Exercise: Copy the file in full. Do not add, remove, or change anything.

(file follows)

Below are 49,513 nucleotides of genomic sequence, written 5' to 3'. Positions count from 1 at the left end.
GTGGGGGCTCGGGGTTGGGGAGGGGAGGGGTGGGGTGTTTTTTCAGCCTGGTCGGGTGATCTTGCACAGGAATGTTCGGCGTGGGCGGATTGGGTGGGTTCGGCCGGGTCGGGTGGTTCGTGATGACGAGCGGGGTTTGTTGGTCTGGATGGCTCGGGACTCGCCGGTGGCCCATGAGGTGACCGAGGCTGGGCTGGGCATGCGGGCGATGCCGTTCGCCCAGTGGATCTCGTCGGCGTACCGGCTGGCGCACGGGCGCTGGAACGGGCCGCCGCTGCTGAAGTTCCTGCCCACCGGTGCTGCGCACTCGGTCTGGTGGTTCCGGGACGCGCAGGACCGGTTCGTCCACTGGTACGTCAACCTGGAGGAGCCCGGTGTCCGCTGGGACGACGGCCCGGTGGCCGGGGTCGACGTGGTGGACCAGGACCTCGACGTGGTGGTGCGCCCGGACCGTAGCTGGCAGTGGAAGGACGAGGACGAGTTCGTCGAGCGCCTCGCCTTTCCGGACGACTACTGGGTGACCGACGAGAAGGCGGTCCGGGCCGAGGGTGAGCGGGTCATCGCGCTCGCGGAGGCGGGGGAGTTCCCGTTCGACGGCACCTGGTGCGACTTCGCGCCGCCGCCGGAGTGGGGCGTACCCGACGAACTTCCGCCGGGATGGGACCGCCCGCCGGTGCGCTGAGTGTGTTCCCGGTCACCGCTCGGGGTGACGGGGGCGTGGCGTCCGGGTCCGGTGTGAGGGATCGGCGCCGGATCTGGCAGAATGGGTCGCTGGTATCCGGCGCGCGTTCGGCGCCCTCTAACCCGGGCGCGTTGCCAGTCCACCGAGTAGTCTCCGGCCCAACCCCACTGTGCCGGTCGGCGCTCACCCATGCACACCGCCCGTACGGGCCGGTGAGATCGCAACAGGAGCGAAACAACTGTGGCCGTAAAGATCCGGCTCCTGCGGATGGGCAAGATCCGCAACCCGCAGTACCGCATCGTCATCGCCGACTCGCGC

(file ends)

Below are 49,513 nucleotides of genomic sequence, written 5' to 3'. Positions count from 1 at the left end.
GTGGGGGCTCGGGGTTGGGGAGGGGAGGGGTGGGGTGTTTTTTCAGCCTGGTCGGGTGATCTTGCACAGGAATGTTCGGCGTGGGCGGATTGGGTGGGTTCGGCCGGGTCGGGTGGTTCGTGATGACGAGCGGGGTTTGTTGGTCTGGATGGCTCGGGACTCGCCGGTGGCCCATGAGGTGACCGAGGCTGGGCTGGGCATGCGGGCGATGCCGTTCGCCCAGTGGATCTCGTCGGCGTACCGGCTGGCGCACGGGCGCTGGAACGGGCCGCCGCTGCTGAAGTTCCTGCCCACCGGTGCTGCGCACTCGGTCTGGTGGTTCCGGGACGCGCAGGACCGGTTCGTCCACTGGTACGTCAACCTGGAGGAGCCCGGTGTCCGCTGGGACGACGGCCCGGTGGCCGGGGTCGACGTGGTGGACCAGGACCTCGACGTGGTGGTGCGCCCGGACCGTAGCTGGCAGTGGAAGGACGAGGACGAGTTCGTCGAGCGCCTCGCCTTTCCGGACGACTACTGGGTGACCGACGAGAAGGCGGTCCGGGCCGAGGGTGAGCGGGTCATCGCGCTCGCGGAGGCGGGGGAGTTCCCGTTCGACGGCACCTGGTGCGACTTCGCGCCGCCGCCGGAGTGGGGCGTACCCGACGAACTTCCGCCGGGATGGGACCGCCCGCCGGTGCGCTGAGTGTGTTCCCGGTCACCGCTCGGGGTGACGGGGGCGTGGCGTCCGGGTCCGGTGTGAGGGATCGGCGCCGGATCTGGCAGAATGGGTCGCTGGTATCCGGCGCGCGTTCGGCGCCCTCTAACCCGGGCGCGTTGCCAGTCCACCGAGTAGTCTCCGGCCCAACCCCACTGTGCCGGTCGGCGCTCACCCATGCACACCGCCCGTACGGGCCGGTGAGATCGCAACAGGAGCGAAACAACTGTGGCCGTAAAGATCCGGCTCCTGCGGATGGGCAAGATCCGCAACCCGCAGTACCGCATCGTCATCGCCGACTCGCGC